It was quite a year for visual search and media company Pinterest (NYSE:PINS). With just days left in 2020, shares are up 270% on the year. The company had much to overcome and prospects looked dim during the economic lockdown last spring. But fortunes changed quickly, and Pinterest is poised to capitalize on the new digital era that's emerging.

This stock deserves to remain on growth investors' buy lists for 2021.  

Multiple catalysts working in Pinterest's favor

Pinterest, like other social media and internet search platforms, makes its money selling advertising. At the onset of the COVID-19 pandemic, ad activity froze and the outlook turned grim as recessions tend to hit the advertising and marketing industry particularly hard. But things turned around quickly for Pinterest. After a brief headwind, revenue surged as businesses started rapidly migrating their promotional activity to an online format amid social distancing and remote work.

Period

Revenue

YOY Growth

2019

$1.14 billion

51%

Q1 2020

$272 million

35%

Q2 2020

$272 million

4%

Q3 2020

$443 million

58%

Data source: Pinterest. YOY = year over year.

Ad revenue is a function of two primary catalysts for Pinterest: average users and average revenue per user (ARPU). On the first front, Pinterest has been growing its monthly average user count at a fast pace -- especially outside of the U.S. At the start of 2020, the company had 335 million users (247 million of them international). The figure had swelled to 442 million as of the end of September 2020 -- 343 million of them international users of the platform. The more users on a site, the more lucrative it is to advertisers trying to reach an audience. With momentum on its side and the internet only increasing in importance for consumers, I like the company's chances of continuing to add more people to its platform.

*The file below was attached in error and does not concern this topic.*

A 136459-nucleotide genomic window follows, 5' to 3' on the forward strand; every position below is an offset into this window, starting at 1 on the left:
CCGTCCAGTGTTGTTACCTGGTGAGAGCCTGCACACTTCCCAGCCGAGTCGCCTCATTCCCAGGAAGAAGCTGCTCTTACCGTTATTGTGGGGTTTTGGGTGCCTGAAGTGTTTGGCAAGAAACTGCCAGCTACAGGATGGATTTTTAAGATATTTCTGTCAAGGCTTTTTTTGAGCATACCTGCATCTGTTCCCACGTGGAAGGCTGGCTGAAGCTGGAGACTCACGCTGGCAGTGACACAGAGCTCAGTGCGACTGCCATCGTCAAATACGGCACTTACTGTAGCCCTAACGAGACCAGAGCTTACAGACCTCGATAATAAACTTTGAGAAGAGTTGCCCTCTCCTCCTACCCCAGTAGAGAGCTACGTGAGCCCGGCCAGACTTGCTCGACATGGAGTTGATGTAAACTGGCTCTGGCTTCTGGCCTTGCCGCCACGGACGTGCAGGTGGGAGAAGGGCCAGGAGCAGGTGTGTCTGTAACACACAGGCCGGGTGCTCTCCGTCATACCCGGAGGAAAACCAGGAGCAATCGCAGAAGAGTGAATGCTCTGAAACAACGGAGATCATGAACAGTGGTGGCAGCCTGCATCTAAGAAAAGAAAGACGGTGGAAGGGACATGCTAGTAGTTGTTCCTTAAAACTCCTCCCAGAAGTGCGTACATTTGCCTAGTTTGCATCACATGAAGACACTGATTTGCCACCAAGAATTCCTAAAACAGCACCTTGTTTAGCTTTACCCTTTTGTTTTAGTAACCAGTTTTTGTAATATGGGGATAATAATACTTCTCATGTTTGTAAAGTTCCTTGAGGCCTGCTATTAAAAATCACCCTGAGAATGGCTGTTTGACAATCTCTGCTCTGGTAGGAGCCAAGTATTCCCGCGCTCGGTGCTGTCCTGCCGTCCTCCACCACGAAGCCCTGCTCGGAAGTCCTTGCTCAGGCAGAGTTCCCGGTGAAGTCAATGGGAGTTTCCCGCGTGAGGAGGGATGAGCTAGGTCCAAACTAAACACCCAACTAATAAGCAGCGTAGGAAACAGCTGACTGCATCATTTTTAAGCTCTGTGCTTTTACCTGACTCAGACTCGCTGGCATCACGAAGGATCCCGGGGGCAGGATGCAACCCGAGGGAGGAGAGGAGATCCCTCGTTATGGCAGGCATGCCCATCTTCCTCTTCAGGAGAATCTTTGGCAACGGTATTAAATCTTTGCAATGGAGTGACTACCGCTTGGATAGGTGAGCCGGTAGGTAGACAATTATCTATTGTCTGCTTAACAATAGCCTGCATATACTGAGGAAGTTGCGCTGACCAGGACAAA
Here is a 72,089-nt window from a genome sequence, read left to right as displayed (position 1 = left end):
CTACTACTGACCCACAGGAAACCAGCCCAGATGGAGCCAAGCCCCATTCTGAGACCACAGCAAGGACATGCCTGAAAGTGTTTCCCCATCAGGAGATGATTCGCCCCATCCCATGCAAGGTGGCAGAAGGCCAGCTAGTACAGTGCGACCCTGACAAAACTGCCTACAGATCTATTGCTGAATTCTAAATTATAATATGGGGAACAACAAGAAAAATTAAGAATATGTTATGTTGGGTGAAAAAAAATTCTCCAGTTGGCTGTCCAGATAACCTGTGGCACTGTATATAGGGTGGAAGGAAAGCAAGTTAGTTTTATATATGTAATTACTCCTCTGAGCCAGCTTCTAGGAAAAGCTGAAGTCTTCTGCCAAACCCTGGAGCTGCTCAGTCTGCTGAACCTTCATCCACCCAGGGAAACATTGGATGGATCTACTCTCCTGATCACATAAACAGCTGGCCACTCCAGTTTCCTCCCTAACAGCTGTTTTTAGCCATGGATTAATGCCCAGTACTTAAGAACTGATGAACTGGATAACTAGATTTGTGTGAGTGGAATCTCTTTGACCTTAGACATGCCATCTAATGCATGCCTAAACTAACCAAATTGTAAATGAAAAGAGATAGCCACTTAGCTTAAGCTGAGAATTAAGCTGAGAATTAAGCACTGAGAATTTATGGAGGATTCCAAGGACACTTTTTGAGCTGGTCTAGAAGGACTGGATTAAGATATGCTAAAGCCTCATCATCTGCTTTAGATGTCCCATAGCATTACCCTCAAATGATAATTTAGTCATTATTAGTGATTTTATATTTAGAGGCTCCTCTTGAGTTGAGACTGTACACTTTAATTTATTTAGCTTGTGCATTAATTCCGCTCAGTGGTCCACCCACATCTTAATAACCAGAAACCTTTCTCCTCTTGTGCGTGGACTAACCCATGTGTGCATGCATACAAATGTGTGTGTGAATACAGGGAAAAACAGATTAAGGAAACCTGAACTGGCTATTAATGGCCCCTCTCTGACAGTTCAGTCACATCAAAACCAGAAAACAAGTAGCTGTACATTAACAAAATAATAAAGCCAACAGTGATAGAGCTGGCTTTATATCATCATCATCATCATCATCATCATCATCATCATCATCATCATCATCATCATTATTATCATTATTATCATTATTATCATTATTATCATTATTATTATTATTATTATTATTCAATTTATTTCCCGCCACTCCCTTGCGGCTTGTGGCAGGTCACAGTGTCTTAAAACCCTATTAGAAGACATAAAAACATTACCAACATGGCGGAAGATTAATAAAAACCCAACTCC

The second factor is average revenue per user. The company has been investing in new advertising tools, and as e-commerce is playing a larger role in daily shopping than ever before, Pinterest as a creative platform and idea generator has been a winning strategy for businesses this past year. As a result of more ad activity, Pinterest has been able to generate higher revenue from each user. After a 21% year-over-year decline in ARPU during the second quarter of 2020, the metric returned to growth in the third quarter with a 15% year-over-year gain. With online shopping not going away anytime soon, Pinterest's ARPU should continue to rise in 2021 -- especially when it laps the 2020 ARPU declines in the spring. If average user count and ARPU rise in tandem, 2021 could be another big year for Pinterest's stock.

A woman using a laptop.

Image source: Getty Images.

It's expensive now, but it has big potential down the road

After the epic run-up this year, Pinterest currently has a market cap of $42 billion. That's nearly 29 times trailing-12-month sales, all for a company that has generated negative $90 million in free cash flow (revenue minus cash operating expenses and capital expenditures) this year. It's worth noting that Pinterest operates in the red on purpose as it seeks to maximize revenue growth right now. Nevertheless, the high premium to purchase shares of the company right now indicates investors think Pinterest will maintain its recent momentum for at least a few years.  

This makes Pinterest's stock prices volatile, and that is unlikely to change in 2021. If the company loses some steam on user additions or ARPU growth, a pullback in the stock is in order. But volatility works both ways. If Pinterest demonstrates its resurgent growth is more than a one-off event, there could be more upside ahead. However, given the steep premium placed on the stock right now, I wouldn't buy unless you plan on holding for the long term (no less than a few years). 

I for one like Pinterest's chances. A $42 billion company is still small potatoes when its closest peers garner valuations well into the hundreds of billions of dollars. Digital advertising remains a growth industry to boot, so paired with some internet use disruption, I see plenty of ways Pinterest can continue to grow its business. Cash reserves and short-term investments of $1.65 billion and no debt will certainly help its chances on this front.  

Put simply, I think Pinterest is still a buy for 2021 -- if investors plan on sticking with the visual search and social media company for the long term.

This article represents the opinion of the writer, who may disagree with the “official” recommendation position of a Motley Fool premium advisory service. We’re motley! Questioning an investing thesis -- even one of our own -- helps us all think critically about investing and make decisions that help us become smarter, happier, and richer.